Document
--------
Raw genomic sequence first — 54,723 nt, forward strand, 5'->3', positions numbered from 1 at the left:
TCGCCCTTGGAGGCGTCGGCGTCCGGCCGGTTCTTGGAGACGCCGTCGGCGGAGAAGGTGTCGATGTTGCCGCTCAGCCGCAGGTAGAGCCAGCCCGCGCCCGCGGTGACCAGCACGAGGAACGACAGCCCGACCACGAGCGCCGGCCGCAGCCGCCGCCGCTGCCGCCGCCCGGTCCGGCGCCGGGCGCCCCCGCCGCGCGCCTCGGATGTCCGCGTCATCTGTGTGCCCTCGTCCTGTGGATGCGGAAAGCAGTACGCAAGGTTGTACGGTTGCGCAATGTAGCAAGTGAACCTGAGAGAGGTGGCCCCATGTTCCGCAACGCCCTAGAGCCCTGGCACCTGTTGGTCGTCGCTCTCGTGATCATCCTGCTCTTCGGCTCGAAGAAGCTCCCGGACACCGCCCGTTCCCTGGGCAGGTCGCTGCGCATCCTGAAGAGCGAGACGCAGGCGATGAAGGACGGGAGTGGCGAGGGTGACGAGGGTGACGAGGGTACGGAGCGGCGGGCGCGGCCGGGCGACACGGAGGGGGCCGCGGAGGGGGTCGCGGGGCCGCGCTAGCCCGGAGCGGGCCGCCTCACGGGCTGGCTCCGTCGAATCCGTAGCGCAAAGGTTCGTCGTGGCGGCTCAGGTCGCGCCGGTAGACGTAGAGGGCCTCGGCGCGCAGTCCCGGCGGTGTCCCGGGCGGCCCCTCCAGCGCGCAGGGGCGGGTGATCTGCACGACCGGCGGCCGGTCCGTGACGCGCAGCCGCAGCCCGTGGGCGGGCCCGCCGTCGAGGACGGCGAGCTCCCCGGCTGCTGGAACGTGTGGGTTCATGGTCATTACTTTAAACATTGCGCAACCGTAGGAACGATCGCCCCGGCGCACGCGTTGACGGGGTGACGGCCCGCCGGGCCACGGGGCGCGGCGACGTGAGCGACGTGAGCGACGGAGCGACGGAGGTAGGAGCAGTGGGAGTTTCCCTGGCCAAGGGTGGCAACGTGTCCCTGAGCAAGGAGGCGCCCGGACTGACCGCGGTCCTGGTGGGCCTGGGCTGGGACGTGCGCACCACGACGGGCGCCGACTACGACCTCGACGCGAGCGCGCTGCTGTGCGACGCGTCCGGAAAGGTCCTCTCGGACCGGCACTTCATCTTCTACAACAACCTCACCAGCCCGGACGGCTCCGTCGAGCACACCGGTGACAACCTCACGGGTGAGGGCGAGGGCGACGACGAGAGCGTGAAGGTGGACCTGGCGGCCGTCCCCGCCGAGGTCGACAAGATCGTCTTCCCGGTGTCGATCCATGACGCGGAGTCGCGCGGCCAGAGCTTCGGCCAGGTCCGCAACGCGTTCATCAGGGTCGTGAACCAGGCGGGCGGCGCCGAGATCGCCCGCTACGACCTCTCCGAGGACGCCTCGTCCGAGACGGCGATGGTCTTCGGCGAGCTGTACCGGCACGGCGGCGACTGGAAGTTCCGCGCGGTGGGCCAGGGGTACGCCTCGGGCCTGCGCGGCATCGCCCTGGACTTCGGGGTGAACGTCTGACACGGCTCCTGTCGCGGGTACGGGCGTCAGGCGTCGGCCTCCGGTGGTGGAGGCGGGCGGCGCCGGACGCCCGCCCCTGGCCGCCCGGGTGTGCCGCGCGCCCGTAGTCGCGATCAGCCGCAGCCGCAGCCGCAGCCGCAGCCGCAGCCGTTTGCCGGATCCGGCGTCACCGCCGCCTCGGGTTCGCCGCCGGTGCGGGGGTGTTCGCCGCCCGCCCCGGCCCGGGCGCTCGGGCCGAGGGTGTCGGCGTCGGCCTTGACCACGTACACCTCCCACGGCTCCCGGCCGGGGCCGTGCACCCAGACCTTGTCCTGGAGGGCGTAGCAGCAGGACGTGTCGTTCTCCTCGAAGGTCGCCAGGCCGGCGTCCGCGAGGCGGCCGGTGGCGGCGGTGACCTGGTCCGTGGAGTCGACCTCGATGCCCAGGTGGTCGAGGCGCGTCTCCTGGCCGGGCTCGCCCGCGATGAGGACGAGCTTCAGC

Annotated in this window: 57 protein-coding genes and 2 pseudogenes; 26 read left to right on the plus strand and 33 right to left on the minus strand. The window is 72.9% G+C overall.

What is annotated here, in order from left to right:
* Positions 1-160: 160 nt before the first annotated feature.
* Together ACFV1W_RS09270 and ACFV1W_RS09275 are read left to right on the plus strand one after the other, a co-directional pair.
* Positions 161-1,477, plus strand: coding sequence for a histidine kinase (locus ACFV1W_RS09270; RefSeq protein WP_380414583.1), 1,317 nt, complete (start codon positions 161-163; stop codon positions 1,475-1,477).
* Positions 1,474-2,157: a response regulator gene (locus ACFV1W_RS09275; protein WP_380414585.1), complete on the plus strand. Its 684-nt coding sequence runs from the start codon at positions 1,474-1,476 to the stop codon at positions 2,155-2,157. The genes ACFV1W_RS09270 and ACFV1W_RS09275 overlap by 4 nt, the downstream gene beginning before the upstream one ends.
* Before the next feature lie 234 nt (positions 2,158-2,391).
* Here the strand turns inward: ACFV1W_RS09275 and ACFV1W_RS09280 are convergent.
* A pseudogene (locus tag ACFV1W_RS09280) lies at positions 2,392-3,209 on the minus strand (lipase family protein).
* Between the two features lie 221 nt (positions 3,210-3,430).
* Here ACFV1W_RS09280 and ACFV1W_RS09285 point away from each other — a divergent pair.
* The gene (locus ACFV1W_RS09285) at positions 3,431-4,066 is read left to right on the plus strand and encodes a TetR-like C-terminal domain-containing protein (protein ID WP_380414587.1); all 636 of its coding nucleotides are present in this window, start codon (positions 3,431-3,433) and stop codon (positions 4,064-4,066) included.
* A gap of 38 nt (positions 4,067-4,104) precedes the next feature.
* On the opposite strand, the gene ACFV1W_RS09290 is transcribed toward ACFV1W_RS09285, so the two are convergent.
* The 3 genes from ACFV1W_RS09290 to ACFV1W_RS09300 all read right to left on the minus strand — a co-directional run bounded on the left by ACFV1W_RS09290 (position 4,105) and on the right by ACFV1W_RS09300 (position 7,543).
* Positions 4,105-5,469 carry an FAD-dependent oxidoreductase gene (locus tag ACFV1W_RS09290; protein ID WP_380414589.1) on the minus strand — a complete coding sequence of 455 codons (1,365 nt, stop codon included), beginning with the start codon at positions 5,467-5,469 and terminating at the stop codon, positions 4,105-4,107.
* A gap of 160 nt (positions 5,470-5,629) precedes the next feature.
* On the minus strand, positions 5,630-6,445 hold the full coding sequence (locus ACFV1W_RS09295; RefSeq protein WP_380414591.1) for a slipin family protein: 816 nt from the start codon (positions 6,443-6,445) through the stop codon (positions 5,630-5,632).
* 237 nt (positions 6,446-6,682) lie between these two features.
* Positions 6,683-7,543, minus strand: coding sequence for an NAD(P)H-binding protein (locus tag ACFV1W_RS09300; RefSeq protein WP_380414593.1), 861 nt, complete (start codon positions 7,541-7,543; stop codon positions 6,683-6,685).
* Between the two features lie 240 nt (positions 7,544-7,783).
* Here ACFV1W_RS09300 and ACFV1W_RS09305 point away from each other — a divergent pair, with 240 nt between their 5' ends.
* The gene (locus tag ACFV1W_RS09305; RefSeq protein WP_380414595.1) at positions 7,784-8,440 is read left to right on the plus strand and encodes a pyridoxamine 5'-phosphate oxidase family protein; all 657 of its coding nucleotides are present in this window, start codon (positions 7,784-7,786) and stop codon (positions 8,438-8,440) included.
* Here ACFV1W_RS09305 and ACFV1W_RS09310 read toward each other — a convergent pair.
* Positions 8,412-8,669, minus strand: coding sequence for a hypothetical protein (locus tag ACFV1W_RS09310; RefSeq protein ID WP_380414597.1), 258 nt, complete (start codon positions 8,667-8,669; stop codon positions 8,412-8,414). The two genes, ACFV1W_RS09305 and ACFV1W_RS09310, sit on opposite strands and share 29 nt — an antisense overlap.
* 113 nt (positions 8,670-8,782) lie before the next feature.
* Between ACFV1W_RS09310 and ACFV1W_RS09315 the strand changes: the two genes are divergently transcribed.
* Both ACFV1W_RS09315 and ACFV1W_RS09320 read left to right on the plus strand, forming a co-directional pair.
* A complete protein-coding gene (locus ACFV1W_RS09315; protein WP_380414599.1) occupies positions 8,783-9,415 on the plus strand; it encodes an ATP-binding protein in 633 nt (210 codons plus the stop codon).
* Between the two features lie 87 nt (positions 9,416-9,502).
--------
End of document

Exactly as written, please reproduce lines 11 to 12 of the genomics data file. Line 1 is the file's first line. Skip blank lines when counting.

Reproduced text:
* A pseudogene (locus tag ACFV1W_RS09280) lies at positions 2,392-3,209 on the minus strand (lipase family protein).
* Between the two features lie 221 nt (positions 3,210-3,430).